Personally, I believe this state is unattainable. But that’s just for me, based on my experiences of living a Western life. But, nevertheless, I feel the need for ‘more’ spirituality because, without it, life seems ultimately unfulfilled. And perhaps, that is where I feel spirituality becomes squeezed out of our lives. We gain snatches of it here and there, where we can – or where it is pressed on us. But to make it the centre of our lives, which I feel is the ultimate aim in life, takes more willpower than I possess (at the moment).

    However, I am really interested in people’s thoughts on this, and also the project that you are running. I’m an atheist, but a believer in spirituality. I do ‘normal’ things, but look for answers to deeper things. I see beauty in many situations, particularly with regards to ‘nature’ and ‘natural phenomenon’ and I generally associate this with spirituality. I usually fail miserably when it comes to seeing spirituality in mankind. It feels ‘false’ and ‘forced’. This difference becomes clear to me when I compare the sky on a moonlit night and fireworks. One is an incredibly beautiful natural phenomenon; the other is man’s weak attempt to ‘create’ such beauty.

    Anyway, these are just my unordered ramblings. I need to take more time to sit and order my thoughts. Ah, if only I had more time……… 🙂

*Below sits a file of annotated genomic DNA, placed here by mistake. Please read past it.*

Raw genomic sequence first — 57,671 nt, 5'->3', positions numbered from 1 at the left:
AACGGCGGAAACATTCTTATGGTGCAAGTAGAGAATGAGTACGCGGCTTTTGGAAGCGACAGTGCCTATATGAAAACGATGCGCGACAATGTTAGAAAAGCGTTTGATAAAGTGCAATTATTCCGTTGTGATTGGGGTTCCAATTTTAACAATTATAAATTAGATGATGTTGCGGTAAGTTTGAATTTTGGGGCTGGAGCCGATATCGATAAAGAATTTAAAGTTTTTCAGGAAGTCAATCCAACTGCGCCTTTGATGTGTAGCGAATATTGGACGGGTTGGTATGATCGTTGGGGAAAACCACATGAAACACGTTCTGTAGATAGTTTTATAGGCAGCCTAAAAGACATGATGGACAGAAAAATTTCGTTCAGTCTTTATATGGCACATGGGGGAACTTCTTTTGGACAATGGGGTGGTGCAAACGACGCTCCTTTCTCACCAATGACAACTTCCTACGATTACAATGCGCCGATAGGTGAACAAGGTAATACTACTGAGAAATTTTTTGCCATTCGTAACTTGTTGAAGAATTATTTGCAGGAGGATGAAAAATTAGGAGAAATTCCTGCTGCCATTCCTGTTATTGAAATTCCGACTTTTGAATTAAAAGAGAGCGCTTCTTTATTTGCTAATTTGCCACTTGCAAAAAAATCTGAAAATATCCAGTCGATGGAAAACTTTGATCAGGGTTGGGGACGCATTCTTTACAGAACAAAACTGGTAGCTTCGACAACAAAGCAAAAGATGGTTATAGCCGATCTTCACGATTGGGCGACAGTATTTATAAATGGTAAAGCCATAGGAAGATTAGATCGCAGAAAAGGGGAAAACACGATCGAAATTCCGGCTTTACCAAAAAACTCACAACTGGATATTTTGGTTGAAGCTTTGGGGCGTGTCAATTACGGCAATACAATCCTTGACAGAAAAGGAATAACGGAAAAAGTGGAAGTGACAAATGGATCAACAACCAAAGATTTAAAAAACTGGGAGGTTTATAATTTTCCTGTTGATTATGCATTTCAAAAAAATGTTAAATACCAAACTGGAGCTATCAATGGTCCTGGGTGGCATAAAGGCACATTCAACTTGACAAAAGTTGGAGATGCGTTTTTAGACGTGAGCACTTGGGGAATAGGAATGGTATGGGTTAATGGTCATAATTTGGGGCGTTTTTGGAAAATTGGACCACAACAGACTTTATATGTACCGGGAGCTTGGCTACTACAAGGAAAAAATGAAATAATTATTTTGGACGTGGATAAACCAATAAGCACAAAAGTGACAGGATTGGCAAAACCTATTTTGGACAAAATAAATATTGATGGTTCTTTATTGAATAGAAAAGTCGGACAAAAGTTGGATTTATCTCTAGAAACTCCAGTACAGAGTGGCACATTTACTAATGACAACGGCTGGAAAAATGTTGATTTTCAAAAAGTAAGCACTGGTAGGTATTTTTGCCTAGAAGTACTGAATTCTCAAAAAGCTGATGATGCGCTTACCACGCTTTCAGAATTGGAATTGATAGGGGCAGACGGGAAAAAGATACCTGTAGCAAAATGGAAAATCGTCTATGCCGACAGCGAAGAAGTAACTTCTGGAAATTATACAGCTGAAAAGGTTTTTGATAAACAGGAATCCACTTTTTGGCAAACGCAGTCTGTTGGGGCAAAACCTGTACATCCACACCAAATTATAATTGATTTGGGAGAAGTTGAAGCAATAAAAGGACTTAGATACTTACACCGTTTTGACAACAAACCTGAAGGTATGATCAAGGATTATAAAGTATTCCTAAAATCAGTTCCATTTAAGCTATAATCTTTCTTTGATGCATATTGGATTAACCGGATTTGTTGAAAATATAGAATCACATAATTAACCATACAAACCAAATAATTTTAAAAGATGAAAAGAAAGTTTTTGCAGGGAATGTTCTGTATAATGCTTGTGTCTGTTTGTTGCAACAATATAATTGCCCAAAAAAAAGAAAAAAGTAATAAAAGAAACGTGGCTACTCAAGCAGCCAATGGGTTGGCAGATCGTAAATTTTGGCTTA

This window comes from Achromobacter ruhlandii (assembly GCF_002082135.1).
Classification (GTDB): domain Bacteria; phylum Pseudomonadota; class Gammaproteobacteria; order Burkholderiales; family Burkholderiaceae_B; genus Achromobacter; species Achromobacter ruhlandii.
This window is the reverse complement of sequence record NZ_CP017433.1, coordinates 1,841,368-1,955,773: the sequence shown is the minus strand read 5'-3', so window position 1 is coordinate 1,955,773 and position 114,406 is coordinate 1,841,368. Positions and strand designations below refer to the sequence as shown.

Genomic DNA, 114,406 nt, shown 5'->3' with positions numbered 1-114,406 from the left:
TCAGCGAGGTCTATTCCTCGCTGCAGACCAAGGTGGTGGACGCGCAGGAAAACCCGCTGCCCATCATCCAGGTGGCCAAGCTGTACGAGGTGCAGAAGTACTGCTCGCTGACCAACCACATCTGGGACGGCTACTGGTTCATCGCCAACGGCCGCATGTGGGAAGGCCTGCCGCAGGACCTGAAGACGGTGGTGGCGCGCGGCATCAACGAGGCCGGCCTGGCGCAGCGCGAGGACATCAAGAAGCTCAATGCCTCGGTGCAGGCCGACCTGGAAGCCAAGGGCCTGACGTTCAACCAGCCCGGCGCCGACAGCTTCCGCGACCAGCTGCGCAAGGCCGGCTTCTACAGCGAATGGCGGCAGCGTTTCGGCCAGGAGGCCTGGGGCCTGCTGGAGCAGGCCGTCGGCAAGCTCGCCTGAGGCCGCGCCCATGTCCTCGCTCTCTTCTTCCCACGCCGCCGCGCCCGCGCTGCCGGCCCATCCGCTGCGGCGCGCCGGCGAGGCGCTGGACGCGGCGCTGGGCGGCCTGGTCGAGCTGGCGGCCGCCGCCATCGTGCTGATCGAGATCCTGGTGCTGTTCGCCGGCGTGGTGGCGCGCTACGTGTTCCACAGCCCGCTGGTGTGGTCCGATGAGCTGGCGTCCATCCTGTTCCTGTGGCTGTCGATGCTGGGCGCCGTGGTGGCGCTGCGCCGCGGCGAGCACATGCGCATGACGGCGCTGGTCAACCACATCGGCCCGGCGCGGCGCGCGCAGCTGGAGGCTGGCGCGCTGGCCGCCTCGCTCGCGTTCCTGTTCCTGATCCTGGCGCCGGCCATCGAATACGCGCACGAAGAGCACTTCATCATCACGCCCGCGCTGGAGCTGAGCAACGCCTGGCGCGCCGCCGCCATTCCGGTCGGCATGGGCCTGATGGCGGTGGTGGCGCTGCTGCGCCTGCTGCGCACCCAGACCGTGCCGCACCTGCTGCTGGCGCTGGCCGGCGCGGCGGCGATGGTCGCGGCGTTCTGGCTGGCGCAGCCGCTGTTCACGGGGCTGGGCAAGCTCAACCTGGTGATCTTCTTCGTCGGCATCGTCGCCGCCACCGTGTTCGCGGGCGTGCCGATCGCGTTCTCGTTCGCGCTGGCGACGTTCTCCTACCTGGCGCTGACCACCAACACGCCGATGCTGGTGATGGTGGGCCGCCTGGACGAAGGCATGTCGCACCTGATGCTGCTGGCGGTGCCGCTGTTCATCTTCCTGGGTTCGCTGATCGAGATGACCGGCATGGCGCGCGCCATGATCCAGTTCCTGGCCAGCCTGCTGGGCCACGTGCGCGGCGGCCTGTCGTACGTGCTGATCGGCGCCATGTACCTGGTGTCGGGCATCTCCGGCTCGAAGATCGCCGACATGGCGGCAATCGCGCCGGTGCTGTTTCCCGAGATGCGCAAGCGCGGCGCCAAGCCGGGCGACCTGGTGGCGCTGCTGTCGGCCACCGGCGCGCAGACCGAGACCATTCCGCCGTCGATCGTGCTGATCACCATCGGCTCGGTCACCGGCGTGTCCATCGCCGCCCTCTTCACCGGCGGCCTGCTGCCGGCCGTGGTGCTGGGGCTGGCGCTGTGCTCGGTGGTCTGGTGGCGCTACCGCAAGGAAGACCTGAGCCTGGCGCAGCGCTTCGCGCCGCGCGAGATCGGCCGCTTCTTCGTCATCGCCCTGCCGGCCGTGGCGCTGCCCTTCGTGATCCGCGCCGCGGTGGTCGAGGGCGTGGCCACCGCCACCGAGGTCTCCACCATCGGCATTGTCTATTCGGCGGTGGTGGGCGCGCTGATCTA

4. Sara says:

    >Hi Mark and welcome to ESp! Thanks for your thoughts, very insightful. I’d love to hear your thoughts on the other questions and postings here. You describe yourself as an atheist, and there is one question on what God is or isn’t, there are also others for which I’m sure you’d have something valuable to add, one on ‘props’ for example…

    And you’ve prompted me to think about nature more directly in a question as I don’t think I’ve done that yet and I haven’t posted for a while, so perhaps now is the time…!

    Thanks again and I look forward to hearing more from you.

  5. Sara says:

    >Do you think perhaps, Mark, there is a way to incorporate your notion of spirituality into everyday life? You say that you find you have to ‘stop normal life’ in order to pursue it. But is there a way of weaving the two together? Would you want to, or do you not think that is necessary?

    For example, when you are inspired by nature do you necessarily have to take time out and stop normal life in order to appreciate that as a spiritual experience? (hope those questions makes sense!)

  6. teammanley says:

    >I think you may have hit it on the head yourself Sara- with the use of your word 'hope'.
    In everyday life, and in times of personal disaster, we all hope.
    This seems to be a type of 'prayer' to the 'God' in ourselves.
    That is,the part of ourselves that oversees,and is able to create.
    I believe therefore even in the mundanity of everydayness we have spritituality, because we all hope e.g to find that car parking space,hope someone will call, hope a parcel will arrive.
    I believe this kind of hope is in essence the same as the one were we are faced with deep emotional confrontations such as we find at the end of life or great loss.
    Cheryl M

  7. Sara says:

    >Hi Cheryl – thank you for your comment and welcome to ESP. I think you are absolutely right. Hope is perhaps the essence to all of this, and as some wise person once said 'hope springs eternal' – and perhaps that is why even in this supposedly rational and scientific world, people still cling to something that gives them a sense of 'something else' or a 'bigger picture'.